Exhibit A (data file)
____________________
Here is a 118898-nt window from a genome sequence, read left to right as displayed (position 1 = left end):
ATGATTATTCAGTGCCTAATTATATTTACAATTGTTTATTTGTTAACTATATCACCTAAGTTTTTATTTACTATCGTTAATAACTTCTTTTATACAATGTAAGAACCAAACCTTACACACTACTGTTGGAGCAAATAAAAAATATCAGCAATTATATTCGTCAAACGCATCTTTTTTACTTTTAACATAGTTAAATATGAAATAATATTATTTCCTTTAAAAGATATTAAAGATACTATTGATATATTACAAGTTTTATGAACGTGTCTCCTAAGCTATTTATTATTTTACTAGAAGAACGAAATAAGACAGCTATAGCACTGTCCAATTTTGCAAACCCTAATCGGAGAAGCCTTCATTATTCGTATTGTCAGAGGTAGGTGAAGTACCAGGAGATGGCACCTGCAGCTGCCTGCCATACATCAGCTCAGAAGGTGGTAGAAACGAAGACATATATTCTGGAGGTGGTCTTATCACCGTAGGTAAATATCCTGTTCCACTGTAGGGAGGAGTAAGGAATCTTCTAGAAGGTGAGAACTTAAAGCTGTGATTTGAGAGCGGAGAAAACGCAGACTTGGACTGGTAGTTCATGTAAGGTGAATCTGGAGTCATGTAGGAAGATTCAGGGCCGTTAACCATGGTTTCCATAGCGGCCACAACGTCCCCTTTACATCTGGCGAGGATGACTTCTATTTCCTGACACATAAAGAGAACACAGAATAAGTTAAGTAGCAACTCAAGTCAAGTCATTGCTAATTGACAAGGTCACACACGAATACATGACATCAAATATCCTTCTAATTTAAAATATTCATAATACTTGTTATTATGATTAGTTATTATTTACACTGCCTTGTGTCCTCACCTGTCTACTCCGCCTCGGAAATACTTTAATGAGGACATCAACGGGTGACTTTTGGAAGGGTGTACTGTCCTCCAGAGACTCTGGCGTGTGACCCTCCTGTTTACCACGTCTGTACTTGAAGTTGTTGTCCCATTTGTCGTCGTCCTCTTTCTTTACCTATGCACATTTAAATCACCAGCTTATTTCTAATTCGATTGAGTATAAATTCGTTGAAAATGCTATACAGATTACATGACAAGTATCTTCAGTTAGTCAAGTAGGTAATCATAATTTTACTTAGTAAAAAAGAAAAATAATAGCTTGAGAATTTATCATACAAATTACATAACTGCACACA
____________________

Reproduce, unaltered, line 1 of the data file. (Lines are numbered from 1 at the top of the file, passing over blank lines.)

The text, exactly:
Here is a 118898-nt window from a genome sequence, read left to right as displayed (position 1 = left end):